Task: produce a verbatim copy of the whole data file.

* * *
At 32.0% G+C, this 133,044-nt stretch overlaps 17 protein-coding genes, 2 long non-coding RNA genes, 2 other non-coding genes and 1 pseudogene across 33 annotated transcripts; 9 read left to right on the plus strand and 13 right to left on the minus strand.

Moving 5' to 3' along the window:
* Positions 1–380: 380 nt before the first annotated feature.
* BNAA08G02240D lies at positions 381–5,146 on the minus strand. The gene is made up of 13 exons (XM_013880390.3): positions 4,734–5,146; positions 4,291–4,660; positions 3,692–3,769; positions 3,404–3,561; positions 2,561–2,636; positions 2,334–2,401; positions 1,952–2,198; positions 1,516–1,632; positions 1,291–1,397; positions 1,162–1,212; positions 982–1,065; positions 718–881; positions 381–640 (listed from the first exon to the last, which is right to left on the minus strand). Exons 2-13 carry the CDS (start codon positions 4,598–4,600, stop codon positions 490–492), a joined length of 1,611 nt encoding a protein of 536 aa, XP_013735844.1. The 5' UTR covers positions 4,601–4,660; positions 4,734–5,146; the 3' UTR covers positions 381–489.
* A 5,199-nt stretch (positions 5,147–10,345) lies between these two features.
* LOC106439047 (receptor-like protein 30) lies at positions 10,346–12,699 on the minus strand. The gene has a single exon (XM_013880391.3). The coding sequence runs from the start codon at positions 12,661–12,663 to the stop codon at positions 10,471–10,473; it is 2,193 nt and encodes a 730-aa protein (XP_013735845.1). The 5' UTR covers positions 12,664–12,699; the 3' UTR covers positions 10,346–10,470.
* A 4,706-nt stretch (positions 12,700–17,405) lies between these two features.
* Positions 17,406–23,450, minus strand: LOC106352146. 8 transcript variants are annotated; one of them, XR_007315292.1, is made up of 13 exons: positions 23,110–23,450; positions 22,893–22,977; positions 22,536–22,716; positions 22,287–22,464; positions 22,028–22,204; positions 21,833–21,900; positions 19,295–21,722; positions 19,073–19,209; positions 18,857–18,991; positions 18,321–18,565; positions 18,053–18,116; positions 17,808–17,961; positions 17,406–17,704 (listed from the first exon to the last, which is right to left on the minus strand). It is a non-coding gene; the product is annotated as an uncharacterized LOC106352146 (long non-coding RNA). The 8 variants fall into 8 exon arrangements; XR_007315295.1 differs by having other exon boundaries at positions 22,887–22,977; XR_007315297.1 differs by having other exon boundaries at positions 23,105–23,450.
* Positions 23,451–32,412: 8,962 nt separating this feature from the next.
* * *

At 32.0% G+C, this 133,044-nt stretch overlaps 17 protein-coding genes, 2 long non-coding RNA genes, 2 other non-coding genes and 1 pseudogene across 33 annotated transcripts; 9 read left to right on the plus strand and 13 right to left on the minus strand.

Moving 5' to 3' along the window:
* Positions 1–380: 380 nt before the first annotated feature.
* BNAA08G02240D lies at positions 381–5,146 on the minus strand. The gene is made up of 13 exons (XM_013880390.3): positions 4,734–5,146; positions 4,291–4,660; positions 3,692–3,769; positions 3,404–3,561; positions 2,561–2,636; positions 2,334–2,401; positions 1,952–2,198; positions 1,516–1,632; positions 1,291–1,397; positions 1,162–1,212; positions 982–1,065; positions 718–881; positions 381–640 (listed from the first exon to the last, which is right to left on the minus strand). Exons 2-13 carry the CDS (start codon positions 4,598–4,600, stop codon positions 490–492), a joined length of 1,611 nt encoding a protein of 536 aa, XP_013735844.1. The 5' UTR covers positions 4,601–4,660; positions 4,734–5,146; the 3' UTR covers positions 381–489.
* A 5,199-nt stretch (positions 5,147–10,345) lies between these two features.
* LOC106439047 (receptor-like protein 30) lies at positions 10,346–12,699 on the minus strand. The gene has a single exon (XM_013880391.3). The coding sequence runs from the start codon at positions 12,661–12,663 to the stop codon at positions 10,471–10,473; it is 2,193 nt and encodes a 730-aa protein (XP_013735845.1). The 5' UTR covers positions 12,664–12,699; the 3' UTR covers positions 10,346–10,470.
* A 4,706-nt stretch (positions 12,700–17,405) lies between these two features.
* Positions 17,406–23,450, minus strand: LOC106352146. 8 transcript variants are annotated; one of them, XR_007315292.1, is made up of 13 exons: positions 23,110–23,450; positions 22,893–22,977; positions 22,536–22,716; positions 22,287–22,464; positions 22,028–22,204; positions 21,833–21,900; positions 19,295–21,722; positions 19,073–19,209; positions 18,857–18,991; positions 18,321–18,565; positions 18,053–18,116; positions 17,808–17,961; positions 17,406–17,704 (listed from the first exon to the last, which is right to left on the minus strand). It is a non-coding gene; the product is annotated as an uncharacterized LOC106352146 (long non-coding RNA). The 8 variants fall into 8 exon arrangements; XR_007315295.1 differs by having other exon boundaries at positions 22,887–22,977; XR_007315297.1 differs by having other exon boundaries at positions 23,105–23,450.
* Positions 23,451–32,412: 8,962 nt separating this feature from the next.